Document Type



This item is available under a Creative Commons License for non-commercial use only


Computer Sciences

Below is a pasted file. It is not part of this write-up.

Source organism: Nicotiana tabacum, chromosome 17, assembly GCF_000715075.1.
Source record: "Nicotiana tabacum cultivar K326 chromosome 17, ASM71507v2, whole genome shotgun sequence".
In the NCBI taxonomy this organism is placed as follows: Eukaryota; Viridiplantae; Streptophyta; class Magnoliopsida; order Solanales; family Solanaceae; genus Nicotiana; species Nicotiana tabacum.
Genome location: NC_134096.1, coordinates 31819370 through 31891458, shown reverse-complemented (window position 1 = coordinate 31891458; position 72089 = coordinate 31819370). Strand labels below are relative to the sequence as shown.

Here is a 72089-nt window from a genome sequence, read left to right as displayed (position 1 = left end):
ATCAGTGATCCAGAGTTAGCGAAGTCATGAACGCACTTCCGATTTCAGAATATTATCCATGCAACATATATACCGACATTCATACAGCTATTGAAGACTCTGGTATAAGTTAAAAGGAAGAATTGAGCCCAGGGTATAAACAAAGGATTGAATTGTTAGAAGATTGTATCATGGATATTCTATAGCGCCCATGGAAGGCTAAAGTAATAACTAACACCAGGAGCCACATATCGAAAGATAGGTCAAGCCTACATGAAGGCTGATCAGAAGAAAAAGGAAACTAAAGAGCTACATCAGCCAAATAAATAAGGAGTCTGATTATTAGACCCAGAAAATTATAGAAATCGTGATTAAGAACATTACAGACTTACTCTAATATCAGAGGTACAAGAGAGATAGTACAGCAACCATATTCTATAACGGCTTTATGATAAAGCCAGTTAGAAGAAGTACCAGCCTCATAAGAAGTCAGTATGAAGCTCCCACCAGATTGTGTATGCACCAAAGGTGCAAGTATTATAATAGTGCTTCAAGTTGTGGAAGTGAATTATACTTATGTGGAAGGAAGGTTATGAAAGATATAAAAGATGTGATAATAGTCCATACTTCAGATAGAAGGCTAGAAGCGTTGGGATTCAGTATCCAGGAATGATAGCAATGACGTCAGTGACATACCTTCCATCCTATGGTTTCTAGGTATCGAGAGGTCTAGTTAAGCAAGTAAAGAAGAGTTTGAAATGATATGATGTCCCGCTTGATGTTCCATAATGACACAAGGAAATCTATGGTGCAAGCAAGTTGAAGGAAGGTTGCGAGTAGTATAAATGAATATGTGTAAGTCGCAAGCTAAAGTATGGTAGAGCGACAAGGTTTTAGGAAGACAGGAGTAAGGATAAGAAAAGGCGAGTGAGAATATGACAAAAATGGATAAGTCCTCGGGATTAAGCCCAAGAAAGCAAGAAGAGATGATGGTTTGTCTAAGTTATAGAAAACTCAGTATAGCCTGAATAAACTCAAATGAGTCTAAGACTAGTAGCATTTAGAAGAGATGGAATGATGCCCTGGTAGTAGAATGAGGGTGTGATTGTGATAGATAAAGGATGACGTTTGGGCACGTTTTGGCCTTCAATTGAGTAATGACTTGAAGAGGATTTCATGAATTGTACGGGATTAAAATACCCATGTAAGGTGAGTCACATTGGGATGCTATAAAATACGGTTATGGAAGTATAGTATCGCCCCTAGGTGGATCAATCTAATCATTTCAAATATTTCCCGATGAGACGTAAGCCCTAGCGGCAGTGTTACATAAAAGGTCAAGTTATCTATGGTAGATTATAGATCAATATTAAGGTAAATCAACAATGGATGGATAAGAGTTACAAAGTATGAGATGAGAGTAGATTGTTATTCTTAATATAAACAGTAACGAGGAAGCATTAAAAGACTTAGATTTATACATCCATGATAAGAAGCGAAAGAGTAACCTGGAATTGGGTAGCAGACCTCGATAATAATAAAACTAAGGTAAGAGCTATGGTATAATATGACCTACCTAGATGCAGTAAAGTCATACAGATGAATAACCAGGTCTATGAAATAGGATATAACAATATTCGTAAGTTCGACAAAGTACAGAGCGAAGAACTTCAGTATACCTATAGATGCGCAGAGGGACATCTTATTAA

One of the key goals of Pedagogy is to assess learning. Various paradigms exist and one of this is Cognitivism. It essentially sees a human learner as an information processor and the mind as a black box with limited capacity that should be understood and studied. With respect to this, an approach is to employ the construct of cognitive load to assess a learner's experience and in turn design instructions better aligned to the human mind. However, cognitive load assessment is not an easy activity, especially in a traditional classroom setting. This research proposes a novel method for evaluating learning both employing subjective cognitive load assessment and natural language processing. It makes use of primary, empirical and deductive methods. In details, on one hand, cognitive load assessment is performed using well-known self-reporting instruments, borrowed from Human Factors, namely the Nasa Task Load Index and the Workload Profile. On the other hand, Natural Language Processing techniques, borrowed from Artificial Intelligence, are employed to calculate semantic similarity of textual information, provided by learners after attending a typical third-level class, and the content of the class itself. Subsequently, an investigation of the relationship of cognitive load assessment and textual similarity is performed to assess learning.